When asked what advice she would give to those hoping to follow in her footsteps, Mali reveals an emphasis on acting on ideas, reminiscing back to a collaboration with her grandfather, for the song Play. A few years ago, Mali explains, she received a photograph from her grandmother, which captured her grandfather in his 20s, approximately the same age as her at the time. “I saw this man as a boy, and not as a grandfather,” Mali explains, “That made me think a little differently,”

A musician in his own time, Mali’s grandfather was known for his skill at the harmonica. Inspired by the photograph, Mali wrote a song about his golden days. “When the song was written, I asked him if he would be interested to collaborate on it,” Mali explains. After nearly a year of convincing, her grandfather reluctantly agreed. The music video for the song sees the two performing together, and is a memory the young artist holds in fond regard.

“That’s a perfect example of doing something at the right time, because I wanted to. If I think about doing something like that now, I can’t because his health has deteriorated quite a bit- it’s a carpe diem kind of thing” Mali explains.

“I remember, during that interview, you could hear machine guns and bombs going off in the distance. You could hear it over the wind- It made me think about how, just in those few minutes of recording, someone’s lost a family member, or someone’s house has come down,” Mali explains.

Inspired by the prospect of leading such a life of uncertainty, Mali began to delve into thoughts of the possibility of such a situation developing in India, not an unlikely scenario with communal tensions, mob lynching, and political and social unrest on the rise.

“I did not predict that a year later we would be living through this sort of pandemic.” Mali says, “It’s just sort of a coincidence that the song relates to what’s going on now,”

It was this state of flux, this trapped feeling of uncertainty, that was the foundation for Age of Limbo. With clear parallels in the world today, the track is a haunting look at the destitution of people who have been persecuted by circumstance.

“It’s similar to the way migrant workers are probably feeling right now.” Mali says, “They can’t go out and protest because that’s not allowed, they can’t complain because who’s going to listen? Where do they go for money? Where do they go for food? It’s kind of about being in that state, where you’ve been pushed into a corner and you have nothing to do but sit and wait it out. I think the closest term to that for me was limbo,”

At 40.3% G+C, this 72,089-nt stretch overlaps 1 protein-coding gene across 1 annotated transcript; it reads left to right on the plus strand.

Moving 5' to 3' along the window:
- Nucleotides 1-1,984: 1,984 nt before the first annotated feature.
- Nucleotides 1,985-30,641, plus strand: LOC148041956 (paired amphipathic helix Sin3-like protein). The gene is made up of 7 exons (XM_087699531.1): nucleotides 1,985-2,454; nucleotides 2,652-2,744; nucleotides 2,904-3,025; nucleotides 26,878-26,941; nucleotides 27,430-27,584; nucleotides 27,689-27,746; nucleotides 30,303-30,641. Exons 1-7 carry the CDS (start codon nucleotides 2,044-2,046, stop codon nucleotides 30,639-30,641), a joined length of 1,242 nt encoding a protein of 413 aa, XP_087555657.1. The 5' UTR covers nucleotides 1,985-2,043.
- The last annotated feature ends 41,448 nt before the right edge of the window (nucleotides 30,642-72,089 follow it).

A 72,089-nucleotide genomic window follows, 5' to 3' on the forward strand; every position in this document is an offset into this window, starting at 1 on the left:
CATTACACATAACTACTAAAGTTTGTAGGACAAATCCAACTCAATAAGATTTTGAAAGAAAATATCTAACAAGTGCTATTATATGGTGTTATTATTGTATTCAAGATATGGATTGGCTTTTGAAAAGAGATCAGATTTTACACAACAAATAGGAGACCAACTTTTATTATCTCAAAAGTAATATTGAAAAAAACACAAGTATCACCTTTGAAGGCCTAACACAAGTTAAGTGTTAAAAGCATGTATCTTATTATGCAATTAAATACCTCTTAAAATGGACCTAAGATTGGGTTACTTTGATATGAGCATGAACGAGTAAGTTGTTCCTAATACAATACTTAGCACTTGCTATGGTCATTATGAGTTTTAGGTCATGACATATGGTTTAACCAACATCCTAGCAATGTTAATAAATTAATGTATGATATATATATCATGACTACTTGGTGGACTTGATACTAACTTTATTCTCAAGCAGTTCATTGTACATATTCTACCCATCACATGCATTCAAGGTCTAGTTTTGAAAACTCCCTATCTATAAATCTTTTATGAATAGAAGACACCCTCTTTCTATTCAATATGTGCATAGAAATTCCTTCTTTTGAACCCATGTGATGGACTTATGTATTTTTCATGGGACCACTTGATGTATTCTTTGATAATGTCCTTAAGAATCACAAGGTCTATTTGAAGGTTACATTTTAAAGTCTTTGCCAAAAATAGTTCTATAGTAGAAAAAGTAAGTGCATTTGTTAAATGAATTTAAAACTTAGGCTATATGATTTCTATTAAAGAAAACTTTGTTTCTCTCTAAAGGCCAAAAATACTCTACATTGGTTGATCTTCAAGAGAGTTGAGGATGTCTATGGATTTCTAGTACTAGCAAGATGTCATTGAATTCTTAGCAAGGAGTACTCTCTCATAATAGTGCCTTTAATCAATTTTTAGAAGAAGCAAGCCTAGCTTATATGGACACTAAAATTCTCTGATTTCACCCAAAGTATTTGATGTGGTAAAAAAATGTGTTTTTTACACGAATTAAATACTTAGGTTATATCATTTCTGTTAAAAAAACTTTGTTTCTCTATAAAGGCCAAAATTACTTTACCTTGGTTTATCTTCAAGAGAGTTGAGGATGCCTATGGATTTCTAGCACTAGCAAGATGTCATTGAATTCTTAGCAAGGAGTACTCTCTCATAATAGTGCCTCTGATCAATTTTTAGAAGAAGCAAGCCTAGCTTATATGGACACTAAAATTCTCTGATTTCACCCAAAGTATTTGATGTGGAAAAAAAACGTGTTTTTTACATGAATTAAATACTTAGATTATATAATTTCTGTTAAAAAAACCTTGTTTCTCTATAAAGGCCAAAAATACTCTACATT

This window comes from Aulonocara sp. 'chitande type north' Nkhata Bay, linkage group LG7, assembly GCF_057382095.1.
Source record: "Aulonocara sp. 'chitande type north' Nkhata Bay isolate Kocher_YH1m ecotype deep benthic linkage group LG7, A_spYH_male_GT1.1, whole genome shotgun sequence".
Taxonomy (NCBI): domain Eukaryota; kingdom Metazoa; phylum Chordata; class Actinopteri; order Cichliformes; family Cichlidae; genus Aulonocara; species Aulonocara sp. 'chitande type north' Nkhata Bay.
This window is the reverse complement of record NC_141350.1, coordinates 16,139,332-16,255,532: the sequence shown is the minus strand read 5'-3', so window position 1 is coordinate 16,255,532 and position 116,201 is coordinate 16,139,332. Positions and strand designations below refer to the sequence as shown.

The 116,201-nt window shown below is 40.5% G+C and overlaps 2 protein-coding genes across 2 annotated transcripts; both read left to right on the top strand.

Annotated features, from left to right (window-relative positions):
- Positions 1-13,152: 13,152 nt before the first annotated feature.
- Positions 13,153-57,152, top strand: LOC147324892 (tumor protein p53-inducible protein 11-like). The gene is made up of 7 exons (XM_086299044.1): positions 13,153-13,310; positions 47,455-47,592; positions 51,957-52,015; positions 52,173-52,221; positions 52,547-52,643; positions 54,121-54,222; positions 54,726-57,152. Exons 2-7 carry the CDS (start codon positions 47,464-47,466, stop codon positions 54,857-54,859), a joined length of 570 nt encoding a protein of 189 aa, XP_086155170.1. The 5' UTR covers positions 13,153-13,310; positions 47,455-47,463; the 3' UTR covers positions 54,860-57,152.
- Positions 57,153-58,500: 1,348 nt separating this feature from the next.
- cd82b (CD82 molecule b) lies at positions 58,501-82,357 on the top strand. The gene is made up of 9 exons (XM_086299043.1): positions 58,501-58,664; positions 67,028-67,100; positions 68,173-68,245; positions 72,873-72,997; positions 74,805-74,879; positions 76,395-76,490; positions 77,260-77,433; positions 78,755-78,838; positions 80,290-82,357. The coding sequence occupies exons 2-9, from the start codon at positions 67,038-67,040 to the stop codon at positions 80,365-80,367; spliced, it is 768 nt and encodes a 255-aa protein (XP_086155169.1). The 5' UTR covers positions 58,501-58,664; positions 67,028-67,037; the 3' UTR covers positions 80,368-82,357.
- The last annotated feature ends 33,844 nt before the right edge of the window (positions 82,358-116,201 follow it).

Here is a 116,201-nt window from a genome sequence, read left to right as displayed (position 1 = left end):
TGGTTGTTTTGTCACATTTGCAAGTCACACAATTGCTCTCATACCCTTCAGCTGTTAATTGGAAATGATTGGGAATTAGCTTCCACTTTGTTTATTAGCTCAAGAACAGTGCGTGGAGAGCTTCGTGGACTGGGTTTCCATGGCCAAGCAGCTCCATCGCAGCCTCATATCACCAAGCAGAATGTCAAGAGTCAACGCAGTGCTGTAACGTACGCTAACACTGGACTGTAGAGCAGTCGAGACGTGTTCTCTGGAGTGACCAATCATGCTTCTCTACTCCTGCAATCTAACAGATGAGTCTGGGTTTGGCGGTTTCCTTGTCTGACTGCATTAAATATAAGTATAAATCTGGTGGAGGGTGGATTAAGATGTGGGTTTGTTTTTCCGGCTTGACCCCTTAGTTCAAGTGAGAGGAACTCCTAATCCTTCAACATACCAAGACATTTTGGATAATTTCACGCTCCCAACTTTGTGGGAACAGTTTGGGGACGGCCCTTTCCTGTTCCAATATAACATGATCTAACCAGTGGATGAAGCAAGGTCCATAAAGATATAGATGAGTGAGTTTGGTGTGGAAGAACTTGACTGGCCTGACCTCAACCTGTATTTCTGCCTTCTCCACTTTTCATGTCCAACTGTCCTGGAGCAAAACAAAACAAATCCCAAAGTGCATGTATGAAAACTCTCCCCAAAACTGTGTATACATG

The music video for the track is a haunting look at a world locked away. Shortly after the announcement of the lockdown, Mali reached out to friends and family, who would send her pictures and videos of their locales, abandoned of their people. Soon enough, Mali was left with a collection of images and footage that painted the world in the image of a post-apocalyptic wasteland. From here, an idea was born, and Mali decided to take her collection to a new level.

“It was a little bit of an experiment. I put out a story, just as a feeler. I could have received three videos, or a hundred at the same time- I had no idea how it was going to go.” Mali explains, “From there, friends re-shared it, screenshotted it and shared it on their stories, and through friends, friends of friends, followers, and family, by the end of 2 weeks, I had collected over 100-120 videos.”

A community-effort comprising of sourced footage from around the world, stitched together to tell a tale of a world that hangs in the balance of a time stopped still, Mali joined forces with longtime friend and collaborator, artist, songwriter and filmmaker Jishnu Guha, aka Short Round, for a remote collaboration that spanned continents and cultures.

As our conversation draws to a close, Mali reveals the one piece of advice she has received that has always tided her through times of uncertainty and self-doubt.

“A lot of times, people are trying to pretend to be something else, or trying to sound superfluous or unoriginal,” she says, “the moment you try to ape someone else’s identity, or sound, or personality, it just does not come across as natural, and so I think the best advice is to always be the best version of yourself. If you have a quirky way of putting things, lean into that more, do that more, work on that. Don’t try to sound like someone else.”

We at TheVibe congratulate the talent and perseverance of the young artist, and eagerly await the next chapter of her bubbly and unapologetically original life.

All images used in this article are courtesy of Maalavika Manoj, and belong rightfully to their original owners.

©️ 2020 Gut and Flow Media Pvt. Ltd.

All the brilliant humans that made this happen

Anchal Goil


Have a story to tell?
Contribute Now
Latest Stories
Sign-up for your monthly roster of travel, culture, discoveries and lifestyle that’s shaping the spirit of our times.
Sign-up for your monthly roster of travel, culture, discoveries and lifestyle that’s shaping the spirit of our times.
Thank you! Your submission has been received!
Oops! Something went wrong while submitting the form.
*Less judgemental, more curious — sign up for TheVibe check.